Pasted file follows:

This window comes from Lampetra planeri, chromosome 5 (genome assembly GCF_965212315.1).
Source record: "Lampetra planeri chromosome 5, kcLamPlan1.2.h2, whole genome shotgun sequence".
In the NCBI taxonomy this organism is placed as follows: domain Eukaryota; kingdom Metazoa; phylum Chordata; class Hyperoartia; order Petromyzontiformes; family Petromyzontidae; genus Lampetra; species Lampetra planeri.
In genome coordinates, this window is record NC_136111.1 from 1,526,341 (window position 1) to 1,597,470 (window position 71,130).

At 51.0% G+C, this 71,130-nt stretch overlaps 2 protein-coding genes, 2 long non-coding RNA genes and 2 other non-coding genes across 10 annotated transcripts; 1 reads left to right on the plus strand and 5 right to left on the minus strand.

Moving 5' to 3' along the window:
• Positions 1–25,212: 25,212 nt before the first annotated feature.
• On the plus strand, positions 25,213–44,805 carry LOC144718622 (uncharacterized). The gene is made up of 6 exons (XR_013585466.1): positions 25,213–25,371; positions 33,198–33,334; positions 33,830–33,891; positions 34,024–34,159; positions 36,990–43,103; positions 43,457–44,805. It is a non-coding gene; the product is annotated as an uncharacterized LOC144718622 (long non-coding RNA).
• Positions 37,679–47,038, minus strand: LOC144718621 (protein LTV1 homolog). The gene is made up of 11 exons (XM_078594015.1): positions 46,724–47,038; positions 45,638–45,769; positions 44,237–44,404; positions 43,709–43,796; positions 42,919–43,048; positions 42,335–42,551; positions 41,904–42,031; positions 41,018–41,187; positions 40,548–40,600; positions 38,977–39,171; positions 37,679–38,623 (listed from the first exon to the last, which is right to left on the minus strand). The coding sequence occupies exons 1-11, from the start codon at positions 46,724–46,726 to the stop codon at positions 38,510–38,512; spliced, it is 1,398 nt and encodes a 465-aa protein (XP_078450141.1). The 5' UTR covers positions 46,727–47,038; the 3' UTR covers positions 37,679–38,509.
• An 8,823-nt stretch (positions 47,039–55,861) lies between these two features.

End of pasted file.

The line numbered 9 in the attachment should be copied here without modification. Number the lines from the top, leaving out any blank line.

• Positions 37,679–47,038, minus strand: LOC144718621 (protein LTV1 homolog). The gene is made up of 11 exons (XM_078594015.1): positions 46,724–47,038; positions 45,638–45,769; positions 44,237–44,404; positions 43,709–43,796; positions 42,919–43,048; positions 42,335–42,551; positions 41,904–42,031; positions 41,018–41,187; positions 40,548–40,600; positions 38,977–39,171; positions 37,679–38,623 (listed from the first exon to the last, which is right to left on the minus strand). The coding sequence occupies exons 1-11, from the start codon at positions 46,724–46,726 to the stop codon at positions 38,510–38,512; spliced, it is 1,398 nt and encodes a 465-aa protein (XP_078450141.1). The 5' UTR covers positions 46,727–47,038; the 3' UTR covers positions 37,679–38,509.